Farmscape for December 16, 2020
The Manager of the Canada West Swine Health Intelligence Network says Canada's swine health organizations are stepping up their focus on improving diagnostic methods for Rotavirus in an effort to improve the effectiveness of vaccinations.
The Canada West Swine Health Intelligence Network's 3rd Quarter report on swine health surveillance identifies Rotaviruses as a problem right now that practitioners are paying particular attention to.
CWSHIN Manager Dr. Jette Christensen explains Rotaviruses cause diarrhea in young pigs.
Clip-Dr. Jette Christensen-Canada West Swine Health Intelligence Network:
The problem is that there are three subtypes of Rotaviruses.
We call them A, B and C.
We have a vaccine for Rotavirus but it's based on the A type and that means that now that it seems as if the B and C types are spreading.
The vaccine isn't as effective as it was before.
That's what we hear from our practitioners, that's what's reported back to us.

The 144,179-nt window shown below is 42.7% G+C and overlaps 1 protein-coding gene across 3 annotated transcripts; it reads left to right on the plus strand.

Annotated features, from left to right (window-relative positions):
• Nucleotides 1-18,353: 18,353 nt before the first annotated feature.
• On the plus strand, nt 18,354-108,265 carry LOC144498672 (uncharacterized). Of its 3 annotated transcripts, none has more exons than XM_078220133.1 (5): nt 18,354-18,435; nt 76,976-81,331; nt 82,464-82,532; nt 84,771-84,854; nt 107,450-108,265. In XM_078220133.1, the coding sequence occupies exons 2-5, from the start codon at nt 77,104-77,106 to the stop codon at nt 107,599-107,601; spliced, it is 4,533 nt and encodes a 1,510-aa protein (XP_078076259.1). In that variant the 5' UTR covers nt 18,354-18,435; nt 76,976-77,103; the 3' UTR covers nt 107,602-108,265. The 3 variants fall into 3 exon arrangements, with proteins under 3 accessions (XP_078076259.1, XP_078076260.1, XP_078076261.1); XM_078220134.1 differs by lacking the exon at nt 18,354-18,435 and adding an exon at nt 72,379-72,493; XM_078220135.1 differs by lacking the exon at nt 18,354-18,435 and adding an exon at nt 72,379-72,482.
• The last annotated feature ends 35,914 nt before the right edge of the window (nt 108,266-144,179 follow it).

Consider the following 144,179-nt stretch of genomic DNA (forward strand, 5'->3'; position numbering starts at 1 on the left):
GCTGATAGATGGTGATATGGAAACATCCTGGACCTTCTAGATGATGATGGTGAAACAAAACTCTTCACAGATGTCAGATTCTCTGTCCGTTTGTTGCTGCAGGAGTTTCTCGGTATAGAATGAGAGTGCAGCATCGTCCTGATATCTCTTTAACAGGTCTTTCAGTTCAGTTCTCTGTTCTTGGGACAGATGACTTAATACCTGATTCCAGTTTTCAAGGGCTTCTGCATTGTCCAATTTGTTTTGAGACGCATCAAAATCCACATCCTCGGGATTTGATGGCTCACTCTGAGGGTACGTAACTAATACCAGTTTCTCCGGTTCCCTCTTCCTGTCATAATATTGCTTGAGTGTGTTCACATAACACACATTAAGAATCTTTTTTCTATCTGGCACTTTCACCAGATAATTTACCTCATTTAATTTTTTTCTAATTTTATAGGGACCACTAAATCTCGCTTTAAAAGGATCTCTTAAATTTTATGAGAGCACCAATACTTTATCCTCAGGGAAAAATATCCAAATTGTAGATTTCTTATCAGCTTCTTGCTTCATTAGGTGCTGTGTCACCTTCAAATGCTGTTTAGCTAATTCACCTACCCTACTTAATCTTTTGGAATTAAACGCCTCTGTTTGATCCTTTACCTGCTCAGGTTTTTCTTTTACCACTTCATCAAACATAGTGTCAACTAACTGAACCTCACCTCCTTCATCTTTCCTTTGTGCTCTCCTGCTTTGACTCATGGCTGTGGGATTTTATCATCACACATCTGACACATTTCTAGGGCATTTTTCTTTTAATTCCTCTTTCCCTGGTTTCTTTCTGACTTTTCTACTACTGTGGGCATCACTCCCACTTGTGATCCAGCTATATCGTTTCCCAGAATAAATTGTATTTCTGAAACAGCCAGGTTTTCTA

There are groups of practitioners, with the support of CWSHIN, and as best we can we try to explore if there are better options for diagnostic tests for Rotavirus and better options for vaccines.
That is not something that is going to happen right now but we're exploring how we can improve diagnostics and vaccines.
For that reason we've reached out on our national call with the CSHIN, the Canadian Swine Health Intelligence Network to our sister organizations, RAIZO in Quebec and OAHN in Ontario to see if we can exchange some data and some knowledge and get a better understanding of what exactly is going on with Rotavirus and the Canadian swine herds right now.
Dr. Christensen says researchers are trying to get a better understanding of how many A types, how many B types, how many C types and how many mixed types we have out there to support practitioners.
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